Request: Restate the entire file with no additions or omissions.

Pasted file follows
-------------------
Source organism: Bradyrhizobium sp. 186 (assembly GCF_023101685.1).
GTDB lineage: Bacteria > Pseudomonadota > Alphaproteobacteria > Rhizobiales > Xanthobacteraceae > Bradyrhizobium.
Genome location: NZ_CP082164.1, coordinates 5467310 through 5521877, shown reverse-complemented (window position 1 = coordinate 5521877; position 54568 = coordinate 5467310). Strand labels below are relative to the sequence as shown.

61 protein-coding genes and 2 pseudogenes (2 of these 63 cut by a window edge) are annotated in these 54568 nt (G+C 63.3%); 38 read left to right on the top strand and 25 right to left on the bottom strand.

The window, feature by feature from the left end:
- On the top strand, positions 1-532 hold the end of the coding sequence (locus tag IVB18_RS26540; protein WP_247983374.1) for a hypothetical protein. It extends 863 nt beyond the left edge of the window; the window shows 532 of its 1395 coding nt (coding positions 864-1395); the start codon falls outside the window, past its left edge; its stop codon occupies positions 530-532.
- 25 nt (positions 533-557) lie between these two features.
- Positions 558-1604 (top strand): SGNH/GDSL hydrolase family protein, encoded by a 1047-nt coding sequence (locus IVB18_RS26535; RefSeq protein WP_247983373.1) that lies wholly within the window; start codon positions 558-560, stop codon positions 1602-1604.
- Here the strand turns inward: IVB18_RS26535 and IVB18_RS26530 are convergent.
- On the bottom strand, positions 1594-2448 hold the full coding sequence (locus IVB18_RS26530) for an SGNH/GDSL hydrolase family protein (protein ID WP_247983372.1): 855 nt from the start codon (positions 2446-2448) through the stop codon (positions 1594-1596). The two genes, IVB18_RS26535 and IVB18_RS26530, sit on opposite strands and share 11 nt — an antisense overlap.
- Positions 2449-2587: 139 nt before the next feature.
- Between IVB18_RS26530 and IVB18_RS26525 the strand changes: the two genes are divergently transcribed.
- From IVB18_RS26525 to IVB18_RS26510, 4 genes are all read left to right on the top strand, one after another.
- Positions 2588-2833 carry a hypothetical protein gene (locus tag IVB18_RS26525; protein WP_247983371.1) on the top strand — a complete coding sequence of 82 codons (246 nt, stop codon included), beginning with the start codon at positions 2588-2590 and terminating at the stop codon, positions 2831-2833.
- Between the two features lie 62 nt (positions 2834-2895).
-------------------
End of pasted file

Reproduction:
Source organism: Bradyrhizobium sp. 186 (assembly GCF_023101685.1).
GTDB lineage: Bacteria > Pseudomonadota > Alphaproteobacteria > Rhizobiales > Xanthobacteraceae > Bradyrhizobium.
Genome location: NZ_CP082164.1, coordinates 5467310 through 5521877, shown reverse-complemented (window position 1 = coordinate 5521877; position 54568 = coordinate 5467310). Strand labels below are relative to the sequence as shown.

61 protein-coding genes and 2 pseudogenes (2 of these 63 cut by a window edge) are annotated in these 54568 nt (G+C 63.3%); 38 read left to right on the top strand and 25 right to left on the bottom strand.

The window, feature by feature from the left end:
- On the top strand, positions 1-532 hold the end of the coding sequence (locus tag IVB18_RS26540; protein WP_247983374.1) for a hypothetical protein. It extends 863 nt beyond the left edge of the window; the window shows 532 of its 1395 coding nt (coding positions 864-1395); the start codon falls outside the window, past its left edge; its stop codon occupies positions 530-532.
- 25 nt (positions 533-557) lie between these two features.
- Positions 558-1604 (top strand): SGNH/GDSL hydrolase family protein, encoded by a 1047-nt coding sequence (locus IVB18_RS26535; RefSeq protein WP_247983373.1) that lies wholly within the window; start codon positions 558-560, stop codon positions 1602-1604.
- Here the strand turns inward: IVB18_RS26535 and IVB18_RS26530 are convergent.
- On the bottom strand, positions 1594-2448 hold the full coding sequence (locus IVB18_RS26530) for an SGNH/GDSL hydrolase family protein (protein ID WP_247983372.1): 855 nt from the start codon (positions 2446-2448) through the stop codon (positions 1594-1596). The two genes, IVB18_RS26535 and IVB18_RS26530, sit on opposite strands and share 11 nt — an antisense overlap.
- Positions 2449-2587: 139 nt before the next feature.
- Between IVB18_RS26530 and IVB18_RS26525 the strand changes: the two genes are divergently transcribed.
- From IVB18_RS26525 to IVB18_RS26510, 4 genes are all read left to right on the top strand, one after another.
- Positions 2588-2833 carry a hypothetical protein gene (locus tag IVB18_RS26525; protein WP_247983371.1) on the top strand — a complete coding sequence of 82 codons (246 nt, stop codon included), beginning with the start codon at positions 2588-2590 and terminating at the stop codon, positions 2831-2833.
- Between the two features lie 62 nt (positions 2834-2895).